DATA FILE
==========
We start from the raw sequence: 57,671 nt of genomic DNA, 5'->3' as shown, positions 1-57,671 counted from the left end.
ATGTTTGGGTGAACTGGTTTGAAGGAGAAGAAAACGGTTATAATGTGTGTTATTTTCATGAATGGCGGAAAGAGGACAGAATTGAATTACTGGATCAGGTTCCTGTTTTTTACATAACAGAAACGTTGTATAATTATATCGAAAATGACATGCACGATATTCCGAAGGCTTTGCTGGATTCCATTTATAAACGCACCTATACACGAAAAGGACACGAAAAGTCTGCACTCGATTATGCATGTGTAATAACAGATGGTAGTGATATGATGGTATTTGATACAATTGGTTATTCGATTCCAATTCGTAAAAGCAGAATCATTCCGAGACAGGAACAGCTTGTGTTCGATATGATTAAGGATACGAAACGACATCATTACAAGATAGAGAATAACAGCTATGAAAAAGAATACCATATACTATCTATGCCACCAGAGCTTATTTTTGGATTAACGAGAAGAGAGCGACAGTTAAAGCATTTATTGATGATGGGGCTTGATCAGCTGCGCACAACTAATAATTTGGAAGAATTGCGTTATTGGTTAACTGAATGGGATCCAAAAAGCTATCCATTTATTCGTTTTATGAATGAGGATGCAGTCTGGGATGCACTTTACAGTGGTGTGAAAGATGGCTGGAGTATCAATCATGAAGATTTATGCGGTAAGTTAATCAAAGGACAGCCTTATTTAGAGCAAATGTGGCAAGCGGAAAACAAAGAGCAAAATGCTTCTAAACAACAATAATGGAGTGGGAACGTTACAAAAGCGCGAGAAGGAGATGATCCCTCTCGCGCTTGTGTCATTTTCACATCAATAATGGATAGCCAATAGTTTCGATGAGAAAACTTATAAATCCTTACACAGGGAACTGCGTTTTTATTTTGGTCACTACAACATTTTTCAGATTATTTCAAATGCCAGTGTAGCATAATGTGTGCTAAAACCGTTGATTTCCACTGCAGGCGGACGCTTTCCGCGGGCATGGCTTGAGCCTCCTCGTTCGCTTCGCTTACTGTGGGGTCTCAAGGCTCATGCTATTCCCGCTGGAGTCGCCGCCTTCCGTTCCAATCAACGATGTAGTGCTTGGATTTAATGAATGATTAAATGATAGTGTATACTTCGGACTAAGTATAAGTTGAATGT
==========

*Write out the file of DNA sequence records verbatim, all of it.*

We start from the raw sequence: 57,671 nt of genomic DNA, 5'->3' as shown, positions 1-57,671 counted from the left end.
ATGTTTGGGTGAACTGGTTTGAAGGAGAAGAAAACGGTTATAATGTGTGTTATTTTCATGAATGGCGGAAAGAGGACAGAATTGAATTACTGGATCAGGTTCCTGTTTTTTACATAACAGAAACGTTGTATAATTATATCGAAAATGACATGCACGATATTCCGAAGGCTTTGCTGGATTCCATTTATAAACGCACCTATACACGAAAAGGACACGAAAAGTCTGCACTCGATTATGCATGTGTAATAACAGATGGTAGTGATATGATGGTATTTGATACAATTGGTTATTCGATTCCAATTCGTAAAAGCAGAATCATTCCGAGACAGGAACAGCTTGTGTTCGATATGATTAAGGATACGAAACGACATCATTACAAGATAGAGAATAACAGCTATGAAAAAGAATACCATATACTATCTATGCCACCAGAGCTTATTTTTGGATTAACGAGAAGAGAGCGACAGTTAAAGCATTTATTGATGATGGGGCTTGATCAGCTGCGCACAACTAATAATTTGGAAGAATTGCGTTATTGGTTAACTGAATGGGATCCAAAAAGCTATCCATTTATTCGTTTTATGAATGAGGATGCAGTCTGGGATGCACTTTACAGTGGTGTGAAAGATGGCTGGAGTATCAATCATGAAGATTTATGCGGTAAGTTAATCAAAGGACAGCCTTATTTAGAGCAAATGTGGCAAGCGGAAAACAAAGAGCAAAATGCTTCTAAACAACAATAATGGAGTGGGAACGTTACAAAAGCGCGAGAAGGAGATGATCCCTCTCGCGCTTGTGTCATTTTCACATCAATAATGGATAGCCAATAGTTTCGATGAGAAAACTTATAAATCCTTACACAGGGAACTGCGTTTTTATTTTGGTCACTACAACATTTTTCAGATTATTTCAAATGCCAGTGTAGCATAATGTGTGCTAAAACCGTTGATTTCCACTGCAGGCGGACGCTTTCCGCGGGCATGGCTTGAGCCTCCTCGTTCGCTTCGCTTACTGTGGGGTCTCAAGGCTCATGCTATTCCCGCTGGAGTCGCCGCCTTCCGTTCCAATCAACGATGTAGTGCTTGGATTTAATGAATGATTAAATGATAGTGTATACTTCGGACTAAGTATAAGTTGAATGT